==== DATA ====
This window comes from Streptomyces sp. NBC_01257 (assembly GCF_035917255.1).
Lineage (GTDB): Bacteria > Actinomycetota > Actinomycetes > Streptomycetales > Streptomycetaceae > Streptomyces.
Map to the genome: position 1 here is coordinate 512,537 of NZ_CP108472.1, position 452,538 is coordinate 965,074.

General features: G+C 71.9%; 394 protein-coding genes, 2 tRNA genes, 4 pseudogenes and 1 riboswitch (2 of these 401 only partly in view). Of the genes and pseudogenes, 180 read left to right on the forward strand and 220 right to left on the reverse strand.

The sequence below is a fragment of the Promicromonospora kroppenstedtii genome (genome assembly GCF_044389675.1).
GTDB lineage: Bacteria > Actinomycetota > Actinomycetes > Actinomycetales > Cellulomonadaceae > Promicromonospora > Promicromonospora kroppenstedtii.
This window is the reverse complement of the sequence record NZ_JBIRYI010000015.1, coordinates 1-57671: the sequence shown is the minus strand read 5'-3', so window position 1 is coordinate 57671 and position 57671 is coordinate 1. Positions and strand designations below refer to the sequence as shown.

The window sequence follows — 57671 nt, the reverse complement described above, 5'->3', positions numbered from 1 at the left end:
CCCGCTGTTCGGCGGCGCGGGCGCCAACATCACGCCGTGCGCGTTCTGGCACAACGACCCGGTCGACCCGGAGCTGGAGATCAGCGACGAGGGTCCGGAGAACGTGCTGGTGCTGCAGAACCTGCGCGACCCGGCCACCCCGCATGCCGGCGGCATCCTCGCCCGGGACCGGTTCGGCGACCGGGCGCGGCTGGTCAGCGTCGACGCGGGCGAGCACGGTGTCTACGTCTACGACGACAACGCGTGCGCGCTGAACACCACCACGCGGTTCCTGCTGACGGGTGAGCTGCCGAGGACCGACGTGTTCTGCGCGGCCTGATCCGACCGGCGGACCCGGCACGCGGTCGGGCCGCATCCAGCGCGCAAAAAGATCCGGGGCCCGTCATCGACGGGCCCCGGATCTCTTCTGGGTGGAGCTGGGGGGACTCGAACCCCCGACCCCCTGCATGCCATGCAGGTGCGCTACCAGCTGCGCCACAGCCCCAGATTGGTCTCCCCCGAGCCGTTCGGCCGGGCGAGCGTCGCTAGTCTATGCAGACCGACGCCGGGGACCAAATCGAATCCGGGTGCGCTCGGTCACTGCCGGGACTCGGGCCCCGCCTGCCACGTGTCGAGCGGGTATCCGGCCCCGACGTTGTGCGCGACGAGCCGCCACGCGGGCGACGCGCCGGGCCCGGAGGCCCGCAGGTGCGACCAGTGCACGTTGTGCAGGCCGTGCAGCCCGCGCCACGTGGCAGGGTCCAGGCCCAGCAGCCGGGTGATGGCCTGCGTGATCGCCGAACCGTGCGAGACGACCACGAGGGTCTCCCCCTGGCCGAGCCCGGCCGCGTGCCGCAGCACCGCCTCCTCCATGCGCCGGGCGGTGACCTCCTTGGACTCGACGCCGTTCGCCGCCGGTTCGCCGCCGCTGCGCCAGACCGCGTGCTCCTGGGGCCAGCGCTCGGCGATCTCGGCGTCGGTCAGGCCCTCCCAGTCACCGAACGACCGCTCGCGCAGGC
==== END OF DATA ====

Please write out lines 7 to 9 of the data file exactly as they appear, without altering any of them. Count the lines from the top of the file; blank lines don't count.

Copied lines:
This window is the reverse complement of the sequence record NZ_JBIRYI010000015.1, coordinates 1-57671: the sequence shown is the minus strand read 5'-3', so window position 1 is coordinate 57671 and position 57671 is coordinate 1. Positions and strand designations below refer to the sequence as shown.

The window sequence follows — 57671 nt, the reverse complement described above, 5'->3', positions numbered from 1 at the left end:
CCCGCTGTTCGGCGGCGCGGGCGCCAACATCACGCCGTGCGCGTTCTGGCACAACGACCCGGTCGACCCGGAGCTGGAGATCAGCGACGAGGGTCCGGAGAACGTGCTGGTGCTGCAGAACCTGCGCGACCCGGCCACCCCGCATGCCGGCGGCATCCTCGCCCGGGACCGGTTCGGCGACCGGGCGCGGCTGGTCAGCGTCGACGCGGGCGAGCACGGTGTCTACGTCTACGACGACAACGCGTGCGCGCTGAACACCACCACGCGGTTCCTGCTGACGGGTGAGCTGCCGAGGACCGACGTGTTCTGCGCGGCCTGATCCGACCGGCGGACCCGGCACGCGGTCGGGCCGCATCCAGCGCGCAAAAAGATCCGGGGCCCGTCATCGACGGGCCCCGGATCTCTTCTGGGTGGAGCTGGGGGGACTCGAACCCCCGACCCCCTGCATGCCATGCAGGTGCGCTACCAGCTGCGCCACAGCCCCAGATTGGTCTCCCCCGAGCCGTTCGGCCGGGCGAGCGTCGCTAGTCTATGCAGACCGACGCCGGGGACCAAATCGAATCCGGGTGCGCTCGGTCACTGCCGGGACTCGGGCCCCGCCTGCCACGTGTCGAGCGGGTATCCGGCCCCGACGTTGTGCGCGACGAGCCGCCACGCGGGCGACGCGCCGGGCCCGGAGGCCCGCAGGTGCGACCAGTGCACGTTGTGCAGGCCGTGCAGCCCGCGCCACGTGGCAGGGTCCAGGCCCAGCAGCCGGGTGATGGCCTGCGTGATCGCCGAACCGTGCGAGACGACCACGAGGGTCTCCCCCTGGCCGAGCCCGGCCGCGTGCCGCAGCACCGCCTCCTCCATGCGCCGGGCGGTGACCTCCTTGGACTCGACGCCGTTCGCCGCCGGTTCGCCGCCGCTGCGCCAGACCGCGTGCTCCTGGGGCCAGCGCTCGGCGATCTCGGCGTCGGTCAGGCCCTCCCAGTCACCGAACGACCGCTCGCGCAGGC